"(What) we see in the neurological testing of Mr. Nelson is a decline in his ability to use his brain effectively," said Dr. George Woods, who evaluated Nelson. "You see a real decline in his cognition."
On Wednesday afternoon, prosecutors had a doctor testify that Nelson does not have a mental illness and he understood everything about the proceedings during an evaluation.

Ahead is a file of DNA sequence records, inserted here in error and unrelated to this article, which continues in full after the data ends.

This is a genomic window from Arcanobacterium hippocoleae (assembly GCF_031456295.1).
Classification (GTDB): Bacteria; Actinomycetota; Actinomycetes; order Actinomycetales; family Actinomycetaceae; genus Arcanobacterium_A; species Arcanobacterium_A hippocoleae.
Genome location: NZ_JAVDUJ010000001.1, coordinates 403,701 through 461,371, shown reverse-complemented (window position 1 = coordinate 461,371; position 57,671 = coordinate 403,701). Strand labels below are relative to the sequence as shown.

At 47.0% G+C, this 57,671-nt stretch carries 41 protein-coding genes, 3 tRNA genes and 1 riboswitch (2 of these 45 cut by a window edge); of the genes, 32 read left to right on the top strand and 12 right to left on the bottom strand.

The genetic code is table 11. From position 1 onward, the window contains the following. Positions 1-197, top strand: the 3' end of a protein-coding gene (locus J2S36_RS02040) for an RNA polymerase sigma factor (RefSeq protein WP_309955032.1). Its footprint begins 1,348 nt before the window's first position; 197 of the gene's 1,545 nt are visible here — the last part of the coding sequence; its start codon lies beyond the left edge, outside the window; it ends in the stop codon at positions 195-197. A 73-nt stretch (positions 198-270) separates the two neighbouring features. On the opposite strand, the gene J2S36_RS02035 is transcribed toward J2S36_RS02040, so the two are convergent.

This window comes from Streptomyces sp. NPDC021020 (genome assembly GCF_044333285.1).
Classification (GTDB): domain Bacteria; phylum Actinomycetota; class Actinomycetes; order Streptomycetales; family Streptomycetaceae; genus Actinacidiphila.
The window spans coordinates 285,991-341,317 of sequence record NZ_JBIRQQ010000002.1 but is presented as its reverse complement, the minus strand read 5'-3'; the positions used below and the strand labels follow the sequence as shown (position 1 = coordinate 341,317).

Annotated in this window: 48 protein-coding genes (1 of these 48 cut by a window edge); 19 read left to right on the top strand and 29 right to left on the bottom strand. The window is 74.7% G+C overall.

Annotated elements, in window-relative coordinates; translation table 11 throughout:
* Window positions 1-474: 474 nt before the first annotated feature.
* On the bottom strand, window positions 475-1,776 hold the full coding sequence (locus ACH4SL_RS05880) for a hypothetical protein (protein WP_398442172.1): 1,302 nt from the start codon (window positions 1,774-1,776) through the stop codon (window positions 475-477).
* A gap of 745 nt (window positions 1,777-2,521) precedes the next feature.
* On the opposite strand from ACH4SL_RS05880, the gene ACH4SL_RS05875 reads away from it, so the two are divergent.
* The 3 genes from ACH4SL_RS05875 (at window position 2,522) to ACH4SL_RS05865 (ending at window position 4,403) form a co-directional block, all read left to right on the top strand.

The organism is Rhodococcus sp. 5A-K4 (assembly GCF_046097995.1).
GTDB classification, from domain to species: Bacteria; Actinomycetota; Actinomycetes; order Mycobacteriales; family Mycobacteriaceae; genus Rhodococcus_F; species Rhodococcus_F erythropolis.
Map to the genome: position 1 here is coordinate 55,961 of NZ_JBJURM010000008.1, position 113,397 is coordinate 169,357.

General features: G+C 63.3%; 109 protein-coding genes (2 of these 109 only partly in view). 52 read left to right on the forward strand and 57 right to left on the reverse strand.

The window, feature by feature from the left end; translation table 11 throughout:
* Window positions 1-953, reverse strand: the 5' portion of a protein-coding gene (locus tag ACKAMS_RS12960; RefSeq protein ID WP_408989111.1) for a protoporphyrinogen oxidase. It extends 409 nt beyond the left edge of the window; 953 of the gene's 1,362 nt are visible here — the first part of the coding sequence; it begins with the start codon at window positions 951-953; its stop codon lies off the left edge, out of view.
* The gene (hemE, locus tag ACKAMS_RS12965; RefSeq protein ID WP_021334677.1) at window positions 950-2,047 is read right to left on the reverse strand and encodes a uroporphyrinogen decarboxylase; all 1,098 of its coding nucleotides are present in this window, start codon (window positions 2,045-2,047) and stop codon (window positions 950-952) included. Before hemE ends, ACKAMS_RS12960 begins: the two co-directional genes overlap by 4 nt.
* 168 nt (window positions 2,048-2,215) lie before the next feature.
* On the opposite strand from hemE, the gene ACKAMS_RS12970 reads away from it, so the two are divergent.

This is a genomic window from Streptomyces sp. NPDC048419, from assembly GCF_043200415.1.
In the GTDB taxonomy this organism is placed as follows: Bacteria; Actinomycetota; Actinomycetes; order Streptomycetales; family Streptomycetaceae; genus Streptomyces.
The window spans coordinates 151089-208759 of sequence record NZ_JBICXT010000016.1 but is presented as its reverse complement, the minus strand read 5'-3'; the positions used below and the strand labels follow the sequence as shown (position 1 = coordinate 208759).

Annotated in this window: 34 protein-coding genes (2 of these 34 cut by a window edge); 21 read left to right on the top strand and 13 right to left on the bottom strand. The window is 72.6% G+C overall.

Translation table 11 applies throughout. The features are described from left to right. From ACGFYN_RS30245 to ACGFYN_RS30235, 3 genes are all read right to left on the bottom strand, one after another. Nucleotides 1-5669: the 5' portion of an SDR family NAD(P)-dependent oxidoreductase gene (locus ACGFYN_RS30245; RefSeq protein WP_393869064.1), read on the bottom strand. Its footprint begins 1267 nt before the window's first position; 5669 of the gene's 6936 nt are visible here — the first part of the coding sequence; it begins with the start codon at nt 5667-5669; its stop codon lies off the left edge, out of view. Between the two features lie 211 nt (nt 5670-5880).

Once White ruled that Nelson was competent to stand trial, Nelson said he would like his case to go to trial as soon as possible.
A status hearing is scheduled for 9 a.m. Thursday.
Nelson remains in prison on charges of first-degree murder, kidnapping with a weapon, burglary and carjacking, among other charges.